On various grounds, the judge found that the petition was ‘devoid of cause of action’ and moreover it was frivolous, vexatious and an abuse of court process. The petitioner therefore ‘is condemned to pay the costs in consequential’.

Few in Tanzania would have given the case any chance of success, so that outcome may well have been expected. But what may well have been a surprise is what happened next.


Counsel for the president had complained about Karume’s language, saying she acted unprofessionally and disrespectfully. The judge said that ‘in a way’ her ‘complained of unethical reply submissions’ challenged the court’s impartiality.

However, the court had to be ‘obedient to the principles of natural justice’, and so her complained of comments had to be dealt with ‘by a proper and unfettered forum’. Such a forum could ‘justly draw a line from which the independence of the judiciary has optimal protection against the rights advocates and other court users are entitled to in mounting critiques to the Judicial on one hand and to the adjudicating judicial officers’.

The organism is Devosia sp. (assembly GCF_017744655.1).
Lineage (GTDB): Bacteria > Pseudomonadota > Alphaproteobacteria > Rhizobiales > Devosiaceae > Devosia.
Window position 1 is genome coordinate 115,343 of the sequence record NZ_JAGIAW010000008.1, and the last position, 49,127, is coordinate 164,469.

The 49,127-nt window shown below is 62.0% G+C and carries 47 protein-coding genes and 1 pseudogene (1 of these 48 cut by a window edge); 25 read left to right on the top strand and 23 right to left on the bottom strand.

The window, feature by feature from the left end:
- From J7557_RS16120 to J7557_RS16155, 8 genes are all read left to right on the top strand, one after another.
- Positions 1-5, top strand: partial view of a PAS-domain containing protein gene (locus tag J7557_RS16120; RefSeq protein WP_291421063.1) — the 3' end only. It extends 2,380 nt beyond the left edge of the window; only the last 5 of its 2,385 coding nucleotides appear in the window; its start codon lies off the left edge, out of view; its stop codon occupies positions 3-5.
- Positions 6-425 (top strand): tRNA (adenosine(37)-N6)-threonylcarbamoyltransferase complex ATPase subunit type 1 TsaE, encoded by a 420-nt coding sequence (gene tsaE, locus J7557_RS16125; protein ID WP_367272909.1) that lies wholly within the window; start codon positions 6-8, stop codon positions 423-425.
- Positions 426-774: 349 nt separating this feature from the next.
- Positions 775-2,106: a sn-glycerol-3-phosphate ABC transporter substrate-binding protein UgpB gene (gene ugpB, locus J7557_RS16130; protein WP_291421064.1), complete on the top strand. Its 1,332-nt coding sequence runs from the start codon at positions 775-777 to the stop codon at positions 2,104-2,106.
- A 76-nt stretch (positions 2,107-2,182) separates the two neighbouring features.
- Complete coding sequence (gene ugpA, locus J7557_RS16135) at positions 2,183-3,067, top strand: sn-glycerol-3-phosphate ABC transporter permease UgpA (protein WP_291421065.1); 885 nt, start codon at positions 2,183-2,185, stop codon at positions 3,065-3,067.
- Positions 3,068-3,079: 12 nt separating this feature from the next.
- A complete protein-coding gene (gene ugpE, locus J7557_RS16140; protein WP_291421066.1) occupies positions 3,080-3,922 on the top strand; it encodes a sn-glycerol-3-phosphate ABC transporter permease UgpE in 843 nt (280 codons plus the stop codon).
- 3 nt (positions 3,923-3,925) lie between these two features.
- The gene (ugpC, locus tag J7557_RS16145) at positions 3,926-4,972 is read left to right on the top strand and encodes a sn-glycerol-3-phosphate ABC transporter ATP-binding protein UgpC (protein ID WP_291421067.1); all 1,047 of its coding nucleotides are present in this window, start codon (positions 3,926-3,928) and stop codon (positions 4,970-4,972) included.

To ‘pave the way’ for professional disciplinary proceedings against Karume, he formally suspended her from practice and ordered the registrar of the high court to refer the professional misconduct matter, with his judgment to the ‘Advocate Disciplinary Committee’ for determination.


Commenting on the steps that the court ordered should be taken against her, Karume said she was ‘not surprised’ by the decision. She is also quoted as saying that the court’s decision was a deliberate move to ensure that she is hampered in taking constitutional cases to court. She said she had thought she could bring change through the courts and the law. However, ‘the court is telling me, “Don’t try, otherwise you will be removed”, that is the message sent to me’.

The Tanganyika Law Society, of which Karume is the immediate past president, called an urgent meting to discuss the matter. Current president of the soceity, Rugemeleza Nshala said the bar had received news of Karume’s suspension ‘with shock and sadness’ and that the decision was ‘unacceptable’.